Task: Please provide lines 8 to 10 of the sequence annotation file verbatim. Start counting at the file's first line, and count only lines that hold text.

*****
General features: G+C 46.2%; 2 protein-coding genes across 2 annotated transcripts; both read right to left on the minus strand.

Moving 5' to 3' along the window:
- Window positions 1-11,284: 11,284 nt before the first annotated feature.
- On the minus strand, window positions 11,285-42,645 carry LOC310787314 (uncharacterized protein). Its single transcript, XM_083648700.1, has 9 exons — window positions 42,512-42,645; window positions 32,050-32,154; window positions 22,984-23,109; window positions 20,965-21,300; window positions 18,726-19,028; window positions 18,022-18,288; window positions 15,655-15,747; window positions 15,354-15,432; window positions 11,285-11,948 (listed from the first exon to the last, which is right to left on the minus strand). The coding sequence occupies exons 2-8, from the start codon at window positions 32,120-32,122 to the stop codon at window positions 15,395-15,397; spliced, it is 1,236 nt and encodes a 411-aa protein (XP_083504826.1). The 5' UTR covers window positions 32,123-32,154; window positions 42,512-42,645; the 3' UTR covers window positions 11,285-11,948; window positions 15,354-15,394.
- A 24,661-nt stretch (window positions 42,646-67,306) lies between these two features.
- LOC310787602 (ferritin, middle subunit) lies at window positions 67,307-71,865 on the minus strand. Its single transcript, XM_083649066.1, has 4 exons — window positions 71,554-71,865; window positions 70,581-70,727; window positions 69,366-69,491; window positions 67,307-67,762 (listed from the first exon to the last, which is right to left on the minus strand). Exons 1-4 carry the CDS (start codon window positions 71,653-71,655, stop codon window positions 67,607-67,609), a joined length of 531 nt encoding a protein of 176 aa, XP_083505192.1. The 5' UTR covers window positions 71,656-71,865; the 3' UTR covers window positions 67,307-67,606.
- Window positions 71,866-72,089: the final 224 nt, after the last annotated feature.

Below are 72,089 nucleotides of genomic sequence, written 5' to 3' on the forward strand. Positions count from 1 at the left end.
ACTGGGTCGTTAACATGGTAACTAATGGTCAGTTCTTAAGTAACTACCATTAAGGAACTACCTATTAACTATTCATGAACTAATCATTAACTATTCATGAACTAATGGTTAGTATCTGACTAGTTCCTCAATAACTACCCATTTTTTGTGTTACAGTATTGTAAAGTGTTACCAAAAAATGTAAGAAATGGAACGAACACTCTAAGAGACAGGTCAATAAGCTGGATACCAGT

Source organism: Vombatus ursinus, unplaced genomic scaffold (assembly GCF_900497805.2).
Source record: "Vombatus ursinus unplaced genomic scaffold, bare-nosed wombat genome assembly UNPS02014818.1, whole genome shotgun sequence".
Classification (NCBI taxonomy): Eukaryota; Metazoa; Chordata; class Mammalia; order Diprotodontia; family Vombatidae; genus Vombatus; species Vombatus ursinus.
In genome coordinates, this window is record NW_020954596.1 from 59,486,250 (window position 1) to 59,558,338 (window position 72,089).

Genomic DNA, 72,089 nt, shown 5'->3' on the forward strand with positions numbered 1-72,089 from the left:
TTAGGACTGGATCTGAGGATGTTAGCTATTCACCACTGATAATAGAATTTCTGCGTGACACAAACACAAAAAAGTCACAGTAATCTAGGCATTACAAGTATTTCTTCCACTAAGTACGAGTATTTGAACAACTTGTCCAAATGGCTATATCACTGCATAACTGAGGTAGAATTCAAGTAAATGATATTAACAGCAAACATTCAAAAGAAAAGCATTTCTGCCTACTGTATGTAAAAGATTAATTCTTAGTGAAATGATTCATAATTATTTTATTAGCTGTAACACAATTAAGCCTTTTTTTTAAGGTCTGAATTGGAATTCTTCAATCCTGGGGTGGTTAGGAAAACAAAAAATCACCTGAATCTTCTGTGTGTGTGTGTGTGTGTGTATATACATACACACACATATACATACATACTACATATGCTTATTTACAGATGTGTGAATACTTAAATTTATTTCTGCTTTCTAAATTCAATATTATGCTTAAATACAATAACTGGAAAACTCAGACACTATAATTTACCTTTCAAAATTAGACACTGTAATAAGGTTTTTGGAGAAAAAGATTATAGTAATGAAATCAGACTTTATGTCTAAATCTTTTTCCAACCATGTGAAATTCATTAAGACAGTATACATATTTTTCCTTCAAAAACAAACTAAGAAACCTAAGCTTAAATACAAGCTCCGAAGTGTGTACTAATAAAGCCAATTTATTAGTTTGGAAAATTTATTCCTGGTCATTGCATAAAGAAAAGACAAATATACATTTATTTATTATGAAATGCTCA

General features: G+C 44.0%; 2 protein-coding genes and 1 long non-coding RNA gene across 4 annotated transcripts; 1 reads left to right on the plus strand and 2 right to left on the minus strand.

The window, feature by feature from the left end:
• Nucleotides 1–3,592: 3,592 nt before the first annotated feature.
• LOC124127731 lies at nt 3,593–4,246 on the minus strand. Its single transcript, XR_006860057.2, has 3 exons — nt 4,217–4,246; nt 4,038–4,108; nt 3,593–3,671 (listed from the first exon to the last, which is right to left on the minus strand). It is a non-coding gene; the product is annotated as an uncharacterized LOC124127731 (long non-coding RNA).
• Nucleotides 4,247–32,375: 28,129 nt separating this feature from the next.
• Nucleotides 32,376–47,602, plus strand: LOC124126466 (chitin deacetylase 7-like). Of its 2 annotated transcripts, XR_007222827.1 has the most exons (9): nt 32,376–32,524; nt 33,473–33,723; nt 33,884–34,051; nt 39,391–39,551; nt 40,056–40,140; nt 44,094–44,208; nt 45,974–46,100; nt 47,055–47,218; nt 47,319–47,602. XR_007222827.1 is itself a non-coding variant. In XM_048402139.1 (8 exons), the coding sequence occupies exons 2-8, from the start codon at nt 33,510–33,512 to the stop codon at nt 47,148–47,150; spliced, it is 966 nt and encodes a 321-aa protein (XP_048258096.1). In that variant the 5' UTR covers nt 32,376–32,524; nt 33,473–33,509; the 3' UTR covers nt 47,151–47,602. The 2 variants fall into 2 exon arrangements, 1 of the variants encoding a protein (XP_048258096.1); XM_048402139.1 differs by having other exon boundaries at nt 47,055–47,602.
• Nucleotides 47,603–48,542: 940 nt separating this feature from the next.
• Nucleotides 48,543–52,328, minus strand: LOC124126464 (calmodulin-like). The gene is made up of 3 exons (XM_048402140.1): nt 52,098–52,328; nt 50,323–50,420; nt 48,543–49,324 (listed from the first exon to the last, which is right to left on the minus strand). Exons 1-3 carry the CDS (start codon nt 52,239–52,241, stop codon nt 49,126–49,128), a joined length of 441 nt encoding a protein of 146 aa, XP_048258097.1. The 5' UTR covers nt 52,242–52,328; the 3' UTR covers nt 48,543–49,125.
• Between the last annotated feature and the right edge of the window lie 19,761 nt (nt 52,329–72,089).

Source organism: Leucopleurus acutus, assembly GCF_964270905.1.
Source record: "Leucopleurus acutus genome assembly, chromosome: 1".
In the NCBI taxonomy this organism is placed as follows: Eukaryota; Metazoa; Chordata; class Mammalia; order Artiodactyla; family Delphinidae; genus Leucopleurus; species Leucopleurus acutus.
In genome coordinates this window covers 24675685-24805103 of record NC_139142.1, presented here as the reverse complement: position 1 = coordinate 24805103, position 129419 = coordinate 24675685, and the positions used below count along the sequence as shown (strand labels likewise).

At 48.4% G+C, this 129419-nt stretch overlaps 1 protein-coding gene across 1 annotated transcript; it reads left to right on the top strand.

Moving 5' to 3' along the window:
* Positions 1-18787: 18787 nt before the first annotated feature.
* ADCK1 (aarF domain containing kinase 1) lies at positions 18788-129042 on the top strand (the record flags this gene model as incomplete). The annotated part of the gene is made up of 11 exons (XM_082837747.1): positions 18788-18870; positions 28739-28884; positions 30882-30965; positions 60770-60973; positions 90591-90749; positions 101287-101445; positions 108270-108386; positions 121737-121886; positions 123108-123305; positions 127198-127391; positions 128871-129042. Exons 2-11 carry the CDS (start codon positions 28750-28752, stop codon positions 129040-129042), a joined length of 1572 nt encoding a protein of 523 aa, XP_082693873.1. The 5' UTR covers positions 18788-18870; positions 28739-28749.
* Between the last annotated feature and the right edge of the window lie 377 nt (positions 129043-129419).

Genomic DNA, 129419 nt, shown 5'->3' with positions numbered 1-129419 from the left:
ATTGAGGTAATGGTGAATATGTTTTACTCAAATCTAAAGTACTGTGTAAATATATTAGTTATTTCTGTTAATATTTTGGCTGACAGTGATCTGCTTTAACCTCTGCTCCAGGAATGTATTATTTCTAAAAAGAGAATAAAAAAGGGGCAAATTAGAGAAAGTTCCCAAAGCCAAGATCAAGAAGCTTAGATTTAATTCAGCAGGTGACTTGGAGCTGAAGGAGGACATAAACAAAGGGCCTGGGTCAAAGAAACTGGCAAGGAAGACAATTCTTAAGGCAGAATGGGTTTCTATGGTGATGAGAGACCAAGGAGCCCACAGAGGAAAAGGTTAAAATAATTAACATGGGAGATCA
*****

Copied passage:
Below are 72,089 nucleotides of genomic sequence, written 5' to 3' on the forward strand. Positions count from 1 at the left end.
ACTGGGTCGTTAACATGGTAACTAATGGTCAGTTCTTAAGTAACTACCATTAAGGAACTACCTATTAACTATTCATGAACTAATCATTAACTATTCATGAACTAATGGTTAGTATCTGACTAGTTCCTCAATAACTACCCATTTTTTGTGTTACAGTATTGTAAAGTGTTACCAAAAAATGTAAGAAATGGAACGAACACTCTAAGAGACAGGTCAATAAGCTGGATACCAGT

Source organism: Vombatus ursinus, unplaced genomic scaffold (assembly GCF_900497805.2).